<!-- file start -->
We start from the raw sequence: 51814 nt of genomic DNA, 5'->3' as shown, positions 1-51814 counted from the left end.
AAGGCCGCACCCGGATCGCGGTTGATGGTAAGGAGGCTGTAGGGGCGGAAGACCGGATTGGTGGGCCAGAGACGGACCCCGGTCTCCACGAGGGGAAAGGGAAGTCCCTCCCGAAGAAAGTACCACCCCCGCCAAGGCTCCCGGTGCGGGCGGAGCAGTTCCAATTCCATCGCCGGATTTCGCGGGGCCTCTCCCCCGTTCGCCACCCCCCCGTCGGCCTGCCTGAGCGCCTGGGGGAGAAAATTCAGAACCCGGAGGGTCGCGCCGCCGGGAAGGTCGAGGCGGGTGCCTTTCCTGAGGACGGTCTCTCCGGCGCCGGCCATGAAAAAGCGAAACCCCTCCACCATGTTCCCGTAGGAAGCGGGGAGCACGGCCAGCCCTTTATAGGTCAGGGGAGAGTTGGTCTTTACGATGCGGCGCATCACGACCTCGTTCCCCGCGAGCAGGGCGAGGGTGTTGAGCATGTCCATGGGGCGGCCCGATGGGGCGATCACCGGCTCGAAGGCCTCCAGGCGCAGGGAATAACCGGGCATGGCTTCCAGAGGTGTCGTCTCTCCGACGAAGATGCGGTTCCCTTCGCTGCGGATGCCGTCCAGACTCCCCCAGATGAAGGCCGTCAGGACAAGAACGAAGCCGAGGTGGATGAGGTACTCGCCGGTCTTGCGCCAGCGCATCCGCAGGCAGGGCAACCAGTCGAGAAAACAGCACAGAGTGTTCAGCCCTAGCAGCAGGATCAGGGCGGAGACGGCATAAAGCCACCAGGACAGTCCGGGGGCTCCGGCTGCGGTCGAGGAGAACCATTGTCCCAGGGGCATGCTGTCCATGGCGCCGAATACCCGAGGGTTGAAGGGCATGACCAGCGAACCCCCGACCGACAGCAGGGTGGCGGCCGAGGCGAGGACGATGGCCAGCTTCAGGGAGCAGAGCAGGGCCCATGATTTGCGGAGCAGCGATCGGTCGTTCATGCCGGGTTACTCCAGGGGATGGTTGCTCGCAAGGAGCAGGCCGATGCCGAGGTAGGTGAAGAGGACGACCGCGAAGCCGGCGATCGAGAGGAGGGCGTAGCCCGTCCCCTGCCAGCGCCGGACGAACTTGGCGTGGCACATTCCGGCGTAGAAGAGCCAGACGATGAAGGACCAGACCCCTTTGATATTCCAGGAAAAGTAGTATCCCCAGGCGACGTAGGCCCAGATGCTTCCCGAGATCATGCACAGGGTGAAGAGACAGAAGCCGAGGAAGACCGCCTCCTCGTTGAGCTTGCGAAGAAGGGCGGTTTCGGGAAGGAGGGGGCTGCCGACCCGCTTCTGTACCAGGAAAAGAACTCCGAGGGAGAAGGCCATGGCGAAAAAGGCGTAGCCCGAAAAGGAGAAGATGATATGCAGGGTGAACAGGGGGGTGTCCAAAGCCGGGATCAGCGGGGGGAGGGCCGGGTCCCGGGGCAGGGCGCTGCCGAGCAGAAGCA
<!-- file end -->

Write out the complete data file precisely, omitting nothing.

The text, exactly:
We start from the raw sequence: 51814 nt of genomic DNA, 5'->3' as shown, positions 1-51814 counted from the left end.
AAGGCCGCACCCGGATCGCGGTTGATGGTAAGGAGGCTGTAGGGGCGGAAGACCGGATTGGTGGGCCAGAGACGGACCCCGGTCTCCACGAGGGGAAAGGGAAGTCCCTCCCGAAGAAAGTACCACCCCCGCCAAGGCTCCCGGTGCGGGCGGAGCAGTTCCAATTCCATCGCCGGATTTCGCGGGGCCTCTCCCCCGTTCGCCACCCCCCCGTCGGCCTGCCTGAGCGCCTGGGGGAGAAAATTCAGAACCCGGAGGGTCGCGCCGCCGGGAAGGTCGAGGCGGGTGCCTTTCCTGAGGACGGTCTCTCCGGCGCCGGCCATGAAAAAGCGAAACCCCTCCACCATGTTCCCGTAGGAAGCGGGGAGCACGGCCAGCCCTTTATAGGTCAGGGGAGAGTTGGTCTTTACGATGCGGCGCATCACGACCTCGTTCCCCGCGAGCAGGGCGAGGGTGTTGAGCATGTCCATGGGGCGGCCCGATGGGGCGATCACCGGCTCGAAGGCCTCCAGGCGCAGGGAATAACCGGGCATGGCTTCCAGAGGTGTCGTCTCTCCGACGAAGATGCGGTTCCCTTCGCTGCGGATGCCGTCCAGACTCCCCCAGATGAAGGCCGTCAGGACAAGAACGAAGCCGAGGTGGATGAGGTACTCGCCGGTCTTGCGCCAGCGCATCCGCAGGCAGGGCAACCAGTCGAGAAAACAGCACAGAGTGTTCAGCCCTAGCAGCAGGATCAGGGCGGAGACGGCATAAAGCCACCAGGACAGTCCGGGGGCTCCGGCTGCGGTCGAGGAGAACCATTGTCCCAGGGGCATGCTGTCCATGGCGCCGAATACCCGAGGGTTGAAGGGCATGACCAGCGAACCCCCGACCGACAGCAGGGTGGCGGCCGAGGCGAGGACGATGGCCAGCTTCAGGGAGCAGAGCAGGGCCCATGATTTGCGGAGCAGCGATCGGTCGTTCATGCCGGGTTACTCCAGGGGATGGTTGCTCGCAAGGAGCAGGCCGATGCCGAGGTAGGTGAAGAGGACGACCGCGAAGCCGGCGATCGAGAGGAGGGCGTAGCCCGTCCCCTGCCAGCGCCGGACGAACTTGGCGTGGCACATTCCGGCGTAGAAGAGCCAGACGATGAAGGACCAGACCCCTTTGATATTCCAGGAAAAGTAGTATCCCCAGGCGACGTAGGCCCAGATGCTTCCCGAGATCATGCACAGGGTGAAGAGACAGAAGCCGAGGAAGACCGCCTCCTCGTTGAGCTTGCGAAGAAGGGCGGTTTCGGGAAGGAGGGGGCTGCCGACCCGCTTCTGTACCAGGAAAAGAACTCCGAGGGAGAAGGCCATGGCGAAAAAGGCGTAGCCCGAAAAGGAGAAGATGATATGCAGGGTGAACAGGGGGGTGTCCAAAGCCGGGATCAGCGGGGGGAGGGCCGGGTCCCGGGGCAGGGCGCTGCCGAGCAGAAGCA